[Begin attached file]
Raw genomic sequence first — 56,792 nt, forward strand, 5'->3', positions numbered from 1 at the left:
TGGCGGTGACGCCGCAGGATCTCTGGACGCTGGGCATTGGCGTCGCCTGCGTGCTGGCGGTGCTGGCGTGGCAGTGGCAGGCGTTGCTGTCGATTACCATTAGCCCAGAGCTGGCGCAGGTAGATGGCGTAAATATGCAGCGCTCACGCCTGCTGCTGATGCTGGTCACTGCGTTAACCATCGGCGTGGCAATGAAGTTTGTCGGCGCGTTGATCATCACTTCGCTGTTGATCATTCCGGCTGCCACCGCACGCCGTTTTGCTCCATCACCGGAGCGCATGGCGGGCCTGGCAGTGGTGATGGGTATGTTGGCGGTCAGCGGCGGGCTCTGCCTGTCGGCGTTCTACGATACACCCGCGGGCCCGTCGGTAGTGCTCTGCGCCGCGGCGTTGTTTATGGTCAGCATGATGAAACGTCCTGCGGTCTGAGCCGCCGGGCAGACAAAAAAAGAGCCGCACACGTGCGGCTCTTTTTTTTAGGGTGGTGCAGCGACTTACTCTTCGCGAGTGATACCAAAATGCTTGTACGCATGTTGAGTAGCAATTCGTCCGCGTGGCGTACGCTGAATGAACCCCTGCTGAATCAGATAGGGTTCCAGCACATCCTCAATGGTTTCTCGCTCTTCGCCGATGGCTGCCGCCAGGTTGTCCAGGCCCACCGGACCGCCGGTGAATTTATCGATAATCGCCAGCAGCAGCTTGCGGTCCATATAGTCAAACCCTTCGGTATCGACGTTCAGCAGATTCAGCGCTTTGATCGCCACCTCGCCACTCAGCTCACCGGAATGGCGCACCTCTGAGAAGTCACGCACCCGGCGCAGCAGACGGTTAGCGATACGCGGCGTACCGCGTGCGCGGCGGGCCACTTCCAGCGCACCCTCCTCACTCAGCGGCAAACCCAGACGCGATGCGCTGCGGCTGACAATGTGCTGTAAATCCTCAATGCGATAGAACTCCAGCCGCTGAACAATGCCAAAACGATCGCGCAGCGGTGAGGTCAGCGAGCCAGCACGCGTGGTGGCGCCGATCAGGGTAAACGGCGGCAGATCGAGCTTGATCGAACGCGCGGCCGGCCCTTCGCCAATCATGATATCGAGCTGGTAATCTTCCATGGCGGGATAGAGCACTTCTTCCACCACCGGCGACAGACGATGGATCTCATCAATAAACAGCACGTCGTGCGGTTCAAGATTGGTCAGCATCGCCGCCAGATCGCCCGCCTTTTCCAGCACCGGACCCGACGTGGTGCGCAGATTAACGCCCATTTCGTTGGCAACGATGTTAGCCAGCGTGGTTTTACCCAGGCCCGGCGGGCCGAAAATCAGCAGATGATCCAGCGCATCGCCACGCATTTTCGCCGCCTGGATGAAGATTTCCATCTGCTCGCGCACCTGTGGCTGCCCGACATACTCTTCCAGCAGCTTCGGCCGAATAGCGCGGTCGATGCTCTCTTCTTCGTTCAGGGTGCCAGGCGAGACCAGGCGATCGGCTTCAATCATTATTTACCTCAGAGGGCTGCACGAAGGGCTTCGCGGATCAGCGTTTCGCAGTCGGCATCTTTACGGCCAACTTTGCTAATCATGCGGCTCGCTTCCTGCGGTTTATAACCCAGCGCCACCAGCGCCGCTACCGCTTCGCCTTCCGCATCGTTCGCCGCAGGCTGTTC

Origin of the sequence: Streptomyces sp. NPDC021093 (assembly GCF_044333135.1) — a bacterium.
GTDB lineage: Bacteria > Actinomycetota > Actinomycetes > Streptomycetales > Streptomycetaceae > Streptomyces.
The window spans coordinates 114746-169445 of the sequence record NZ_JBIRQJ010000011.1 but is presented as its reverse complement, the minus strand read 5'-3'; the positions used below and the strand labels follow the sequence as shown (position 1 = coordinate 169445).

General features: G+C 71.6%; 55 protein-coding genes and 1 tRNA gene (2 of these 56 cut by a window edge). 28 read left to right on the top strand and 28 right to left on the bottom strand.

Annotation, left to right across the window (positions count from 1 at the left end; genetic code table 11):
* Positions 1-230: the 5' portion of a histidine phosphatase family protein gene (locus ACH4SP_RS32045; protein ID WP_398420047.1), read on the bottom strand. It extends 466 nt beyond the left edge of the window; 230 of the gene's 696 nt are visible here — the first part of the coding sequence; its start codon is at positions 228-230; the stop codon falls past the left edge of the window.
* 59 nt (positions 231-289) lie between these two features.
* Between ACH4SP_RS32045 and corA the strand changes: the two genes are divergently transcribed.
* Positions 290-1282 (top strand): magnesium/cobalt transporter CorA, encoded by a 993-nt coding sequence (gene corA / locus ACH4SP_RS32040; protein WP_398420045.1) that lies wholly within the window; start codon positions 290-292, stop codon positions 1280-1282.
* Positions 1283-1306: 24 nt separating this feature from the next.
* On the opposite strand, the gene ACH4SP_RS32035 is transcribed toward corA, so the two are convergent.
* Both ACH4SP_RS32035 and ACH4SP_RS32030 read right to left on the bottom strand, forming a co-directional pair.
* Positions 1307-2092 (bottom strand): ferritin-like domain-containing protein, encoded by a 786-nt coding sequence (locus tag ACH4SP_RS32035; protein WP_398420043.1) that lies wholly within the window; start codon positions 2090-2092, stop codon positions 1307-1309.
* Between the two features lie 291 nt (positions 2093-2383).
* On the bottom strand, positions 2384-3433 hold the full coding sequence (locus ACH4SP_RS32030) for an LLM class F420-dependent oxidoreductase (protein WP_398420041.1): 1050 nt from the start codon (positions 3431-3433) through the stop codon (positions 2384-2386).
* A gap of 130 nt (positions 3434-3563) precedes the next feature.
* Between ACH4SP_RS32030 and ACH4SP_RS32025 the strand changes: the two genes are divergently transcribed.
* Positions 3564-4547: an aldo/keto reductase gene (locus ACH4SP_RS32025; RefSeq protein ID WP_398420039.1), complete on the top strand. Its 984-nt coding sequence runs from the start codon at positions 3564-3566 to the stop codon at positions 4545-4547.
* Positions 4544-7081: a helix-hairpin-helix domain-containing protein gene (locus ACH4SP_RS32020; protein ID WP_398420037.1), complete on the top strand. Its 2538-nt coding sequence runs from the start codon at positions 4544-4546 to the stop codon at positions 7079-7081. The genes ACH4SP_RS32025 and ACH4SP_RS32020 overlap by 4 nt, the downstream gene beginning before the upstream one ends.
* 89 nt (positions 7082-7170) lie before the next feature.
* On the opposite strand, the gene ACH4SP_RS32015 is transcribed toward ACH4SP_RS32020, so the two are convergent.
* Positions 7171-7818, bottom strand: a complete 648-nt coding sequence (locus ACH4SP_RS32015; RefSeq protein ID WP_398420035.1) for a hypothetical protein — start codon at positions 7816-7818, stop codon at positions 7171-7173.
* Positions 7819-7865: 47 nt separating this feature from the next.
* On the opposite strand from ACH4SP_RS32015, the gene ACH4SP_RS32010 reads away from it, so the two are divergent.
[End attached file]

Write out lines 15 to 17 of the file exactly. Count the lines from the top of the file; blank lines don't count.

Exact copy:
* Positions 1307-2092 (bottom strand): ferritin-like domain-containing protein, encoded by a 786-nt coding sequence (locus tag ACH4SP_RS32035; protein WP_398420043.1) that lies wholly within the window; start codon positions 2090-2092, stop codon positions 1307-1309.
* Between the two features lie 291 nt (positions 2093-2383).
* On the bottom strand, positions 2384-3433 hold the full coding sequence (locus ACH4SP_RS32030) for an LLM class F420-dependent oxidoreductase (protein WP_398420041.1): 1050 nt from the start codon (positions 3431-3433) through the stop codon (positions 2384-2386).